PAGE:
Answer: Family violence is thought of as something that occurs physically, in homes and out of the public view. Post-separation policies then work to remove this physical threat. Financial abuse and institutional/legal abuse (for example: protracting property settlements, continual child support non-payment) are often not considered, neither by bureaucrats nor at service encounters. The key protective mechanisms provided by DHS are exemptions. A survey facilitated by NCSMC confirmed a low rate of awareness from mothers / payees.
Question Five: What about the reforms to the Child Support System?
The 2006 reforms have had a negative impact upon low-income single mother households – the primary place of residence for children. In 2010 research undertaken by Smyth & Henman stated that there is $70 million dollars less going to the households in which the children of separated parents live, with an average loss of around $20 per week per household. High-income child support payers are likely to have reduced assessments, resulting in “high-income fathers are winners and low-income mothers are losers”. With the welfare to work reforms that accompanied these changes, Single Parent Pension payments have been increasingly tightened. Single parents and their children are facing more extreme poverty, condemning children to a deprived start to life.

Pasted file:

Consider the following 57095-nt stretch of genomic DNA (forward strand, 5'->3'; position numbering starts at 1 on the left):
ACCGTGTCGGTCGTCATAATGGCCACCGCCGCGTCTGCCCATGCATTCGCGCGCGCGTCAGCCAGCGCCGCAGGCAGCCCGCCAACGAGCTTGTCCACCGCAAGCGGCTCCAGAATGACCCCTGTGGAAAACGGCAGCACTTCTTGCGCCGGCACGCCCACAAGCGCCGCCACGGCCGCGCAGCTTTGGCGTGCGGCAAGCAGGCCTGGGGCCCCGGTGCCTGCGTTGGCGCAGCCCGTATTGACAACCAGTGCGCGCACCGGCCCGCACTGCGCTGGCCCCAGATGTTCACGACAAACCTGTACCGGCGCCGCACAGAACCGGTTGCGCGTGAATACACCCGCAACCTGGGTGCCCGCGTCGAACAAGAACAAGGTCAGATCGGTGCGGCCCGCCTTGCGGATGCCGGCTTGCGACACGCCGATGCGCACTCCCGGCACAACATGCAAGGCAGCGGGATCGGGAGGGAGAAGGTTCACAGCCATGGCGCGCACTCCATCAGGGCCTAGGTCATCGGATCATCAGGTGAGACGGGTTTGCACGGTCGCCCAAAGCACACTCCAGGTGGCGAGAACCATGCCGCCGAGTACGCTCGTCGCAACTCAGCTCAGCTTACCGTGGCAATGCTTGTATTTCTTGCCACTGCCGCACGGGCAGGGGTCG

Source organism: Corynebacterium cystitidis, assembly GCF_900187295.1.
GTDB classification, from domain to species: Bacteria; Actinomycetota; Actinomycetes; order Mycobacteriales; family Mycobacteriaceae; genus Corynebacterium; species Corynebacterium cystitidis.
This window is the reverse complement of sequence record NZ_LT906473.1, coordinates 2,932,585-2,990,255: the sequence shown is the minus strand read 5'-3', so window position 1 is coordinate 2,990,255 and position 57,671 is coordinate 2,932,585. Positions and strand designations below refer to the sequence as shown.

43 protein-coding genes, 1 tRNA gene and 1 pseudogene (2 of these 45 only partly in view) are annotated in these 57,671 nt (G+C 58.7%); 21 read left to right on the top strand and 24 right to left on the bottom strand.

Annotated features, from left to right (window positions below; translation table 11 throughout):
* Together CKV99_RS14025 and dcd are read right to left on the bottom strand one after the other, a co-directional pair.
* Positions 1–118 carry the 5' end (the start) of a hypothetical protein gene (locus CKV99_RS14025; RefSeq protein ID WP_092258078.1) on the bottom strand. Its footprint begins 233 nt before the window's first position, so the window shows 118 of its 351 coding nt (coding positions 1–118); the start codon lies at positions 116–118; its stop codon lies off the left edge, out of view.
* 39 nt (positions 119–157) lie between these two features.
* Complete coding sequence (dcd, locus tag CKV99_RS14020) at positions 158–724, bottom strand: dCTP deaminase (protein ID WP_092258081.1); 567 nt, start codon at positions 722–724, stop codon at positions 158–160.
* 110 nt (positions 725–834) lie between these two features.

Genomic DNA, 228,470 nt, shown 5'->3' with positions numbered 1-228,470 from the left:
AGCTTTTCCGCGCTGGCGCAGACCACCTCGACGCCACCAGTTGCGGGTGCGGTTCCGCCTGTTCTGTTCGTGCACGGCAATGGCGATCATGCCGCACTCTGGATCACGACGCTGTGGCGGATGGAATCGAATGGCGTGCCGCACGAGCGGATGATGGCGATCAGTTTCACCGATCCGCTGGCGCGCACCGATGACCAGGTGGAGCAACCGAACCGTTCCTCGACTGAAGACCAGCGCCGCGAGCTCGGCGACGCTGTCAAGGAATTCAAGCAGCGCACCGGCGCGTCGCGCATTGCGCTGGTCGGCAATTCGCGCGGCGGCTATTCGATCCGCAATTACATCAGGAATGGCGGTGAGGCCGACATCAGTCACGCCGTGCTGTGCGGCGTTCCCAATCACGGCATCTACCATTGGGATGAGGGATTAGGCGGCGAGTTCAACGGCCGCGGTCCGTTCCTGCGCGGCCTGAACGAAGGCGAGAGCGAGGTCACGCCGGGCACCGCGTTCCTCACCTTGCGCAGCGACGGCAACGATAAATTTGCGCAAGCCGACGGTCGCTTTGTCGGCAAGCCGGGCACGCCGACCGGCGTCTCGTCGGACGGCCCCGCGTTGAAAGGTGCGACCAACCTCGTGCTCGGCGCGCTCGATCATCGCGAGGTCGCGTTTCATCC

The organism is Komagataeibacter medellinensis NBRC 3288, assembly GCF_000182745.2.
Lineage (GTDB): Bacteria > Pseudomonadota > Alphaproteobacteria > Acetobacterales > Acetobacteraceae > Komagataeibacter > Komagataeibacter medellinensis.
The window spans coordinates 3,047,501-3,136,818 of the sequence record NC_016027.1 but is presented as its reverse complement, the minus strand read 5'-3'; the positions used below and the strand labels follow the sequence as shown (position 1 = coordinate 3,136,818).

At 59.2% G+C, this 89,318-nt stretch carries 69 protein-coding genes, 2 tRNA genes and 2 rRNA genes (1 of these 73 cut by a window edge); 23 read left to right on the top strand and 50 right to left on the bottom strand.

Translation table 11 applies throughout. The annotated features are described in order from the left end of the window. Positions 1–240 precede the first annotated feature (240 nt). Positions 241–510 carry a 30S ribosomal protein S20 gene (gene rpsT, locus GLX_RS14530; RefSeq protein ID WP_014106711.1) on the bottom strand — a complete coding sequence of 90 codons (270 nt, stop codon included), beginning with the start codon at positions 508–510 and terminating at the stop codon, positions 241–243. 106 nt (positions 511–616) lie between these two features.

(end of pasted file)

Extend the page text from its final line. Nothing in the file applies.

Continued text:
Answer: Many non-custodial parents have successfully advocated that they are being unfairly disadvantaged by having to accept financial equity that sees their income redistributed to the primary caregiver and secondary earner upon relationship dissolution. This successful advocacy has resonated, given the unequal position that women, and in particular single mothers, have in our society.